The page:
Congrats on the arrival of your little ball of fluff and mischief! The cuteness overload is probably overwhelming, but if you’re trying to pull yourself together and get on top of your kitten care and nutrition, you’ve come to the right place! Here’s an easy to read guide on proper nutrition for kittens.

As a new kitten parent, you’ll want to do whatever you can to ensure that your kitty grows into a healthy cat (one you can curl up with while reading a good book!) Optimal nutrition from an early age is crucial to making this happen. As the days go by, nutrition will affect your kitten in the following ways:

  • General health – with a focus on wellness and longevity
  • Alertness – they should want to engage in energetic play
  • Weight gain – we’re looking for a steady increase in weight
  • Coat condition – should be glossy to the touch
  • Digestion – no bloating with firm stools that are brown in color

Tips for the Early Days

Depending on when you welcome your kitten, they may or may not be weaned already.

Most kittens are naturally slender, so if your kitten is under 4 weeks old, you’ll have to start supplementing their mother’s milk with soft food around the 2.5 week marker. It’s usually around week 4 that a kitten will need to make a stronger transition from milk to kitten food.

Before full weaning is complete, your kitten will need around 25 calories for every 100 grams of their body weight.

By week 8, your kitten will hopefully be fully weaned and then the nutritional responsibilities will fall on you. Gah! That’s probably a lot to take in if you’re a first-time cat parent, but those selective cuddles and purrs will be worth it.

What you choose to feed your kitten will not only fuel their growth and development but also affect their behavior in terms of energy levels.

Expect your fluffball’s weight to double (or sometimes even triple) during the early weeks! These tiny felines will experience rapid growth during their first few months of life, so it’s your job to ensure that they have the right fuel for it.  Growth spurts will begin to slow down around the 6 or 7 month marker, so you’ll have to readjust your feeding habits accordingly.

How Much to Feed your Kitten

Think of your kitten like a tiny athlete who needs to snack all day long! Growing bodies mean that they need to regularly replace calories in small portions to accommodate their tiny bellies.

In the beginning, it’s okay to try free feeding; giving them access to food throughout the day. It’s only around 4 to 6 months that you should aim for a more structured mealtime.

Kittens generally like to eat around 3 or 4 meals daily. The type of food you’re feeding them will also affect how many times per day they need to be fed. If you’ve opted to feed your kitten canned food – aim to provide 4 meals per day. If you want to expose your kitten to different textures and flavors as they grow older, it’s great to do the combo of wet and dry food early on – just be mindful of where your kitten is at in terms of chewing. With the portions for a dry and canned food combo, you can soften some kibble in water and then only do canned meals twice per day.

Your goal is to provide your kitty with optimal nutrition. Luckily, the smart folks over at the American Association of Feed Control Officials (AAFCO), work hard to regulate this kind of thing for store-bought pet food. Look for their approval plus the words ‘complete and balanced’ on kitten food products. This will help you feel more at ease about whether your kitten is getting everything they need. If you’re struggling to find AAFCO graded food, ensure that you round off mealtime with a good supplement.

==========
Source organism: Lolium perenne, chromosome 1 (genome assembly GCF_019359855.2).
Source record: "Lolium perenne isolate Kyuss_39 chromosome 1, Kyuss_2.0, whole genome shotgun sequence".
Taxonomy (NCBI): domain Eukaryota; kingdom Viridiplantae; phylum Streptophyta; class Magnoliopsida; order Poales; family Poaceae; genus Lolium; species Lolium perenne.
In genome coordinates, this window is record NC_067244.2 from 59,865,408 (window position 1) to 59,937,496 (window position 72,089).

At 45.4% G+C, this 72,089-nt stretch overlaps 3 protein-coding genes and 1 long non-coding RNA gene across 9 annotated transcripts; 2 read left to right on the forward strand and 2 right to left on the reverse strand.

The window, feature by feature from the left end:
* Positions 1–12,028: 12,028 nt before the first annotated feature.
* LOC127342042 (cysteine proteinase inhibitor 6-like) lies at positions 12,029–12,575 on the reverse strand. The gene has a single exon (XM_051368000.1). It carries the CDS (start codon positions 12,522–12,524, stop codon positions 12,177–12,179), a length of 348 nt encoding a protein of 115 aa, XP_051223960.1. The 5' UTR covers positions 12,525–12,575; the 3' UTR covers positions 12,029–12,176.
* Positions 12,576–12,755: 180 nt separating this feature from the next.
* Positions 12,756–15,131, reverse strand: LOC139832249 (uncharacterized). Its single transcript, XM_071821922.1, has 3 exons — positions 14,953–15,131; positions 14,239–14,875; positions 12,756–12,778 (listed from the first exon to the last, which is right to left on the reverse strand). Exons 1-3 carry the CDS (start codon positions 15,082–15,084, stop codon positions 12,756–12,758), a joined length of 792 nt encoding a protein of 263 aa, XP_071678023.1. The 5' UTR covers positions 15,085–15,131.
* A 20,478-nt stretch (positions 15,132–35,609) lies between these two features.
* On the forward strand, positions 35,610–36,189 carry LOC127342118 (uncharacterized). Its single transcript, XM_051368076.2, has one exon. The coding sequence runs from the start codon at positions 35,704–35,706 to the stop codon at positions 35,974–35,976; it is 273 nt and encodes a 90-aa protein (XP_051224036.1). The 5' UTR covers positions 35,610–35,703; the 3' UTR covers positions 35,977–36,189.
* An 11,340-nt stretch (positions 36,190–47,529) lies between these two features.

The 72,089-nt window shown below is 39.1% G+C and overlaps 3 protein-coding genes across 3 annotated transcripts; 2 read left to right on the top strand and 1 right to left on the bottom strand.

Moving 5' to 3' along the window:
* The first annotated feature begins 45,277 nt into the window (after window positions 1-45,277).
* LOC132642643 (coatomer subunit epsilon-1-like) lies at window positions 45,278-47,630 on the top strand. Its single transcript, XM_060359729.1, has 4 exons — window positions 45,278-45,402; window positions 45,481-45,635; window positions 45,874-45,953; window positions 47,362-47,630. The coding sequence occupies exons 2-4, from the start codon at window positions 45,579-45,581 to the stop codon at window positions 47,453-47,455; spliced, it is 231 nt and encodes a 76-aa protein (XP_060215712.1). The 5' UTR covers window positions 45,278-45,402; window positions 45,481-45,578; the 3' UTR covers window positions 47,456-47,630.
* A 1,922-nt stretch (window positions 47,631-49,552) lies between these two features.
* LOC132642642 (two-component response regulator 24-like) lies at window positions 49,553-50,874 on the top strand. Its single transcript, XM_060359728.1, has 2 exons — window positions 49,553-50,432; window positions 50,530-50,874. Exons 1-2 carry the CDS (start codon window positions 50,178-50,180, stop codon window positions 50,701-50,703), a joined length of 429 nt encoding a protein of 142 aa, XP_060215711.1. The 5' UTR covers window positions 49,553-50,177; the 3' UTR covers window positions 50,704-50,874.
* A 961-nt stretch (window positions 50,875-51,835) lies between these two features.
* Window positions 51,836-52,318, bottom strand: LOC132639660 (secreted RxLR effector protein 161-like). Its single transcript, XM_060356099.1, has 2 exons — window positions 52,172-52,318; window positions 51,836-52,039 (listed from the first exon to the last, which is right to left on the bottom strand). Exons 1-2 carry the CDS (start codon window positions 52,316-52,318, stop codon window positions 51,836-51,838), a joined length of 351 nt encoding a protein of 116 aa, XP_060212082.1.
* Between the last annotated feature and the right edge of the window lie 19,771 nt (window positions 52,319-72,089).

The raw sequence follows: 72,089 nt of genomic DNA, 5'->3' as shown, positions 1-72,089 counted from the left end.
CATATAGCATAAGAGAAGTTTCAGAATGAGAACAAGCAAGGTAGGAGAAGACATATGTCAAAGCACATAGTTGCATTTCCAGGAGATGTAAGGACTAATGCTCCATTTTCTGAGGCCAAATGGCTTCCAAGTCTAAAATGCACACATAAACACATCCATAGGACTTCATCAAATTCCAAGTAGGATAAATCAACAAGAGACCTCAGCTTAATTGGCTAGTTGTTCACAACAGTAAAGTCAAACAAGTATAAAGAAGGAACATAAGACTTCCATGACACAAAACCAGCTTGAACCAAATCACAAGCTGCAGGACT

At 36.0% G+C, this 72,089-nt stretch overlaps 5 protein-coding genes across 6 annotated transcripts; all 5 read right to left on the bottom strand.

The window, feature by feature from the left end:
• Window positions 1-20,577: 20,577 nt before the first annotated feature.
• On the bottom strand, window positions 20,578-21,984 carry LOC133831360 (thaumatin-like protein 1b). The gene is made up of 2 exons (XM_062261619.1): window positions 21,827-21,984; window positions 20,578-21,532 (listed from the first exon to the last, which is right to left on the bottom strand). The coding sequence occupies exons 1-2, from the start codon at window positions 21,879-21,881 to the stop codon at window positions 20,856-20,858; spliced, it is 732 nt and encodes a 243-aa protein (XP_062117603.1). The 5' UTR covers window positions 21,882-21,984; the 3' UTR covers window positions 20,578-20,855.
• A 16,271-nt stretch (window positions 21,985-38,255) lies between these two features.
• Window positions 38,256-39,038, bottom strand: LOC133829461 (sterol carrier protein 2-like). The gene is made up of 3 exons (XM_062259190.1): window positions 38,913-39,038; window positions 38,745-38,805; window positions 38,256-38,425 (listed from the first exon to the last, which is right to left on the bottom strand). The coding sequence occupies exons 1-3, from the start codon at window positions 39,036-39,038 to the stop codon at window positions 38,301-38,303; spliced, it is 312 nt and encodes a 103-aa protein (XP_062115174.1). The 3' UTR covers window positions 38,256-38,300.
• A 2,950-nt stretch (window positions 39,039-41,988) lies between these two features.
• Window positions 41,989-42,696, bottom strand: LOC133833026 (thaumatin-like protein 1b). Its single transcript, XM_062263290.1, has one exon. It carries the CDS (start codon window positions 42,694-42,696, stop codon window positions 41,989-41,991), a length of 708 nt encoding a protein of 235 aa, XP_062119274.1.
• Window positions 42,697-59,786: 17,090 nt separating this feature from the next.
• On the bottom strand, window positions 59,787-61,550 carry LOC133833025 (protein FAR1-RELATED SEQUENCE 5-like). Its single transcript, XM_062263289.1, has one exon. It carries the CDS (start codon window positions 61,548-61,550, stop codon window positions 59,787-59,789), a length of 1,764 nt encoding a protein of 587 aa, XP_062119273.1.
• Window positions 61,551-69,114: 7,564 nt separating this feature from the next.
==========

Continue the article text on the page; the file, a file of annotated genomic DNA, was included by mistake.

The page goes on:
Make the Calories Count

As gentle as kittens appear, remember that they are carnivorous beings! These tiny hunters need to be fed a highly nutritious meat-based diet.

As a basic guide, if your kitten has a body weight of around 2 pounds, they should receive approximately 10 grams of crude protein and 4 grams of total fat.

Kittens have a higher requirement for protein than adult cats, and they draw a lot of their energy from it – that treacherous laser dot isn’t going to catch itself!

Essential fatty acids (like omega-3) are also important for the development of your kitten’s nervous system, ability to learn, see, and maintain a healthy coat. Also look out for omega-6 that helps proper tissue functioning which relates to fat storage, liver and kidney health, as well as the development of muscles.

If (when) you’re treating your kitten, make sure that you factor in the calorie content of the treats – every bit counts! Treats should make up less than 10% of your kitten’s total daily calorie intake.

Things to Avoid Feeding Your Kitten

There is a raw food hype going on with pet owners these days but please note that certain raw foods can be harmful to your kitten. Avoid the following:

  • Raw meat – may contain dangerous amounts of bacteria and parasites.

  • Raw eggs – could affect your kitten’s absorption of certain vitamins which will harm their coat.  Raw eggs also contain Salmonella.

  • Raw fish – contrary to popular belief, kittens should stay away from raw fish. It may cause them to be deficient in a B vitamin which affects their appetite. Some cases of seizures, and even fatalities, have been reported to vets after kittens have eaten raw fish.

You won’t need to give your kitten milk – in fact, most kittens struggle to digest it after weaning and end up with runny tummies. Rather opt for giving your kitty an all-day access pass to a fresh bowl of water!